Griff Rhys Jones President, Civic Voice says in STREETSCAPES:
What do we mean by the ‘public realm’? Well, it’s the bit we all share. It’s the open park, the sheltered street, the pedestrian square, the quiet enclave or tree-lined verge. These are the places that shape our feelings of wellbeing. This is our shared kingdom. Our collective realm.
Sir Terry Farrell CBE Chair, National Review of Architecture and the Built Environment says in STREETSCAPES:
Our Review is a rallying call to heighten awareness of what and can be done. There is a need for a cross-cutting commitment to make the ordinary better and to improve the everyday built environment. Essentially this includes streetscapes and the closer attention to how our ordinary streets are designed and managed.
“Consult the genius of the place,” the poet Alexander Pope urged his friend the Earl of Burlington in 1731. His advice holds true today: landscape design, or the making of a place, should always be adapted to the context in which it is located. This has led to the use of the term “Place” as shorthand for the unique character of a particular location that should be respected and, if possible, enhanced in any physical works that are intended to make somewhere more attractive.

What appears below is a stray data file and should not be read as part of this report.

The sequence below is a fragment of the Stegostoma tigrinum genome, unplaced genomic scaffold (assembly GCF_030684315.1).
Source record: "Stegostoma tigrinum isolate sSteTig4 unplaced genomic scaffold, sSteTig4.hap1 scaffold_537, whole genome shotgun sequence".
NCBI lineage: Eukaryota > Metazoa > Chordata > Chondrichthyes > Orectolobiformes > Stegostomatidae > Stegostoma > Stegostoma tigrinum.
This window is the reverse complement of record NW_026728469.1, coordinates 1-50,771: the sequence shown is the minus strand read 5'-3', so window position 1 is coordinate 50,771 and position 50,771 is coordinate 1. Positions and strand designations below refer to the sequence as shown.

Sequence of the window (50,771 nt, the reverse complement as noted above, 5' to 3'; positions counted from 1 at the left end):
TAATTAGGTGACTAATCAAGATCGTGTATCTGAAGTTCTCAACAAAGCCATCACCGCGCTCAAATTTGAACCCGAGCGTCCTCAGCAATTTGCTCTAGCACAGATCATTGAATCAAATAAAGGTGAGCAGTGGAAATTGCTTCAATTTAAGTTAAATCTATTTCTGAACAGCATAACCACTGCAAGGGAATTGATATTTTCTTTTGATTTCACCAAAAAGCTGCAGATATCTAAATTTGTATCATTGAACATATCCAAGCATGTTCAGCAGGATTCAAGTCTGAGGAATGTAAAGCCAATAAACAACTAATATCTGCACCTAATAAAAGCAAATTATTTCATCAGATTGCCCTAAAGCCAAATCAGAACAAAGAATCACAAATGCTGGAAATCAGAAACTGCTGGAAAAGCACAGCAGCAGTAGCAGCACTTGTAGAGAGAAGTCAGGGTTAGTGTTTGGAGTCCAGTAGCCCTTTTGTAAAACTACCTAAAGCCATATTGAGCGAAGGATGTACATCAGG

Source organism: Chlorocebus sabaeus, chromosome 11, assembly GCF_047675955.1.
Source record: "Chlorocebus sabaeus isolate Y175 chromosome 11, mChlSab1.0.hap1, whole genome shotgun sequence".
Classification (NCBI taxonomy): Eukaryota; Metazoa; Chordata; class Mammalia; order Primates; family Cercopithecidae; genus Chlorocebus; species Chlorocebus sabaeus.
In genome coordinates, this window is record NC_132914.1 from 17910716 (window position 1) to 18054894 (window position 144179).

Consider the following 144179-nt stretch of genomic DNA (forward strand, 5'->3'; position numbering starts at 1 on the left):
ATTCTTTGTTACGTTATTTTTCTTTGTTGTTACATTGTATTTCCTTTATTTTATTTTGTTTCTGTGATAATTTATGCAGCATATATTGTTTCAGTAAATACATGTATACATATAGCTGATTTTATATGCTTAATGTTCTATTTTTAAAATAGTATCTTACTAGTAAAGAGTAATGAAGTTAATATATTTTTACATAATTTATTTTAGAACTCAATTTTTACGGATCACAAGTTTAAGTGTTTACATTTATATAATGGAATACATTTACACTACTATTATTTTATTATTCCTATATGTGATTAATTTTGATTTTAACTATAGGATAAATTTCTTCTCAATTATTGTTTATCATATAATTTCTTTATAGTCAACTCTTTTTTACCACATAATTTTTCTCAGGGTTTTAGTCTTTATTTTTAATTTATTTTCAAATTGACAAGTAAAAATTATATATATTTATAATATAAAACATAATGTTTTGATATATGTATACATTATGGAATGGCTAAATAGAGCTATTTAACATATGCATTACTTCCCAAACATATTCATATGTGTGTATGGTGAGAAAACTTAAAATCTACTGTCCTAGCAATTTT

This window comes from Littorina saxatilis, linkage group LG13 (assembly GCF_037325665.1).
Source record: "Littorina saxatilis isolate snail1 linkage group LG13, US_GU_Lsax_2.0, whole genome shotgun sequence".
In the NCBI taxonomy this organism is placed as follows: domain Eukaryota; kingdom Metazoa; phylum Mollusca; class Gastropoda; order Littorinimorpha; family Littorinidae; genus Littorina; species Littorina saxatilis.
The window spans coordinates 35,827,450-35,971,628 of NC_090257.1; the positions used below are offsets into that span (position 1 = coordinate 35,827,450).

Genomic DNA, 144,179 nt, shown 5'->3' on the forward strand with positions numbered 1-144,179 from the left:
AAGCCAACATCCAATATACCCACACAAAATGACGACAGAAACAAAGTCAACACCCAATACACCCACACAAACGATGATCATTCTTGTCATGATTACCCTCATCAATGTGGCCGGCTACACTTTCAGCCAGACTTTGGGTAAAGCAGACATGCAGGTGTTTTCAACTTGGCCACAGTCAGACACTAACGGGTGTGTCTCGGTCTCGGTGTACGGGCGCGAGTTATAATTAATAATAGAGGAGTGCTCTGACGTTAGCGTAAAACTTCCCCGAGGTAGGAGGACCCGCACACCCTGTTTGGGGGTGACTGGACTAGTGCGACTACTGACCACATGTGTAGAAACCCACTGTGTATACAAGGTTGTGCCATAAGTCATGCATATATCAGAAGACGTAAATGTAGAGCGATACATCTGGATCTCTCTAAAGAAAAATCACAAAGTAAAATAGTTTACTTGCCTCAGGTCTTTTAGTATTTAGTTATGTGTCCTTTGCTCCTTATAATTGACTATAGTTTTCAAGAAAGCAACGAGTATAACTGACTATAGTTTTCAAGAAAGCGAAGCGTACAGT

Pope explained how to identify the first of the five objectives that we consider essential for a successful street: an attractive place. He went on to list the features to consider: the hills, woods, rivers, the sense of scale, and the resulting human emotions and responses.
We accept that a place can be inspiring, spacious and exhilarating, somewhere to go for recreation but a place can be forbidding, dark and dingy: somewhere to avoid. Or it can be welcoming, comfortable and reassuring, where we might like to live.
In addition to serving a clear purpose and having a practical convenience, there are many characteristics that can make a place attractive: the pleasant contrasts between a city centre and a rural village, pleasant memories triggered by old buildings. Some places have been specially designed to be attractive with prestigious buildings or purposely designed outdoor spaces and streetscapes.
But can ordinarystreets, including roads and lanes contribute to and enhance the distinct attractiveness of a city, a town, a suburb or the countryside?